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Paynesville Press - December 20, 2006

Macroeconomics offered at PAHS for college credit

By Michael Jacobson

This year, two dozen students at Paynesville Area High School are taking a new macroeconomics class and earning college credit.

Along with college-credit calculus, also added to the curriculum this year, macroeconomics supplements the college-credit English classes already offered by PAHS.

Macroeconomics class All 25 students in the class are taking it for college credit through Fond du Lac Community College.

The year-long macroeconomics class studies an overall view of economy, said teacher Dawn Knoll, who also teaches two semester-long economics courses. The college-credit macroeconomics class goes "a lot more in depth."

Teacher Dawn Knoll leads a morning class section of college-credit macroeconomics at the Paynesville Area Secondary School in December. Twenty-five students are taking the new class, studying overall economics, for college credit this year through Fond du Lac Community College.

In early December, the macroeconomics class was still in Chapter 6; they would be in Chapter 14 if it was a semester-long class, said Knoll.

So far, the class has covered supply and demand, gross domestic product (GDP), and types of economies (such as free enterprise, command, and mixed).

On this day the topic is unemploymentŠfrom an economic viewpoint. One negative externality (unexpected side effect) of unemployment insurance is that - while providing a social safety net - it gives income that enables people to stay unemployed, lengthening the duration of unemployment.

The research paper required for macroeconomics is "a huge step above" what is required for regular economics, added Knoll.

Another good example of the work being done in macroeconomics was the research project that half the class opted to do this fall, in lieu of the paper.

Thirteen members of the class participated in a Classroom of the Future contest that required them "to develop a plan that demonstrates an economically viable and lucrative business." They registered for the contest in October, submitted their business plan in November, and the winner (not PAHS) was announced in early December.

Students, divided into committees, developed a business plan for a company intending to sell vitamin patches for kids. In order to make taking vitamins appealing to kids, their company would produce 36-millimeter patches with absorbable vitamins and decorated with pictures (princesses, superheroes, etc.) that kids would want to wear, like the picture band-aids for kids.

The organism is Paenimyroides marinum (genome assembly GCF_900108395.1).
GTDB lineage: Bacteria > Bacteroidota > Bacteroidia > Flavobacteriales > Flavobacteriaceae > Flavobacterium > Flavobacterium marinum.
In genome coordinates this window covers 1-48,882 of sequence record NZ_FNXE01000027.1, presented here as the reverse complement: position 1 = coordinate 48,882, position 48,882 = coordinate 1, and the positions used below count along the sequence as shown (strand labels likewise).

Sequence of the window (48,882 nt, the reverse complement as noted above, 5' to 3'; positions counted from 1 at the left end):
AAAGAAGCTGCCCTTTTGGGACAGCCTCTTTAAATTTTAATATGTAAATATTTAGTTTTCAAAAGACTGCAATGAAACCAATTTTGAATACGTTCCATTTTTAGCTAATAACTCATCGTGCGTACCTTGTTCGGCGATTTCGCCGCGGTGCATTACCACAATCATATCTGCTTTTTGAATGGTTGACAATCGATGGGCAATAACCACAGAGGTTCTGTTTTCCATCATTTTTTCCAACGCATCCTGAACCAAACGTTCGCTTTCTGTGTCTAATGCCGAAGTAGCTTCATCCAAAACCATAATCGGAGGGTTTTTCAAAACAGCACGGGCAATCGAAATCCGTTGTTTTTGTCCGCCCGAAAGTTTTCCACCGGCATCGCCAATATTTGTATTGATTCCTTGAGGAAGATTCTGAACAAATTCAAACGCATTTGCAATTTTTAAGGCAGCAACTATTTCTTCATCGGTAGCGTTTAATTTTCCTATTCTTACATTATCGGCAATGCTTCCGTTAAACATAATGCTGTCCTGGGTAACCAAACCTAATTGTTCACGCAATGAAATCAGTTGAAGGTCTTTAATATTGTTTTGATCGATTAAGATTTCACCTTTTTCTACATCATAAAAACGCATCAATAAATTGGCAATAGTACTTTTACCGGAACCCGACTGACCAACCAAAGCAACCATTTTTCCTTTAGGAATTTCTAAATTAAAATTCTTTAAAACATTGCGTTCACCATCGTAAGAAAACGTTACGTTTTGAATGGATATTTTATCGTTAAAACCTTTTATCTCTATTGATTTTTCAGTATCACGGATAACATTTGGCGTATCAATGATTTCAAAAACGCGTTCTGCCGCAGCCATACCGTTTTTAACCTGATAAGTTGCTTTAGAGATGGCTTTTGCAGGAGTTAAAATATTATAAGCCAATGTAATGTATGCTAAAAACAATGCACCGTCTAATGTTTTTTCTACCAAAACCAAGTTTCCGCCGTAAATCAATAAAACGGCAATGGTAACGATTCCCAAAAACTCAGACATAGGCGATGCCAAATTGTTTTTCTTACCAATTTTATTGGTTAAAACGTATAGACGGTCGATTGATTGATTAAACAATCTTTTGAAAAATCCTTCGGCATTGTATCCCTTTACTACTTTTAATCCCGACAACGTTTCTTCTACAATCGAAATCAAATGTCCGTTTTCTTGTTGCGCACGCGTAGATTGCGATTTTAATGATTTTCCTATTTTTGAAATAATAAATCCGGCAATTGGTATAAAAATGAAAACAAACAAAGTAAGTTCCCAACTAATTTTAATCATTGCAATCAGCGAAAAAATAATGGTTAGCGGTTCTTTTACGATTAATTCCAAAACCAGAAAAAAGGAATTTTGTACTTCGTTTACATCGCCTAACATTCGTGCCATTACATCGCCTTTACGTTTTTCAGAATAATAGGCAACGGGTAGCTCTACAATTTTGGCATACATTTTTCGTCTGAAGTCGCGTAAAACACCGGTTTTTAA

They researched rent, labor costs, demographics, market strategy, and even found a machine, made in Italy, to make the patches. It cost $228,000 to purchase and another $74,000 to ship to the United States. To launch their business, they asked for a loan for $600,000.

The PAHS plan scored only 10 points below the winning plan and ranked in the top third of 40 plans submitted in the state, according to Tierney Brothers, Inc., which sponsored the competition. "Your business plan and many others received were remarkable, representing strengths in imagination, efforts, and teamwork from the participating teams," stated the company in a press release.

The research project was a good real-life application of the concepts learned in class, said Knoll, and it was an evaluation beyond written tests, a requirement of the college. (Other students were giving lectures about research topics this fall to the rest of the class.)

Plus, the students had to work together to create the business plan. "One thing most businesses are looking for is a cooperative-learning project," she said.

Knoll was so impressed with the student's work on the project that she contacted pharmaceutical companies, including Merck and Johnson & Johnson, with the idea.

Economics is a good general credit for college, students in the class agreed. "Just about everything you go into in a four-year college requires economics," said senior Cody Burr.

Most of the students in the class have also taken a college-credit English class at PAHS, while only a couple were also in calculus.

College credits, several students added, look good on a transcript.

The extra rigor of the class helps prepare you for college, explained senior Mari Buttweiler, who took economics last year and is now taking macroeconomics for college creditŠand for the experience of doing college-level work.

Even if the credit doesn't transfer from Fond du Lac Community College to wherever she goes to college, learning macroeconomics so well in high school will help her in college, agreed senior Kate Olson. "If I have to take macroeconomics (in college) because (the credit) doesn't transfer," she said, "I'm going to know it all anyway."

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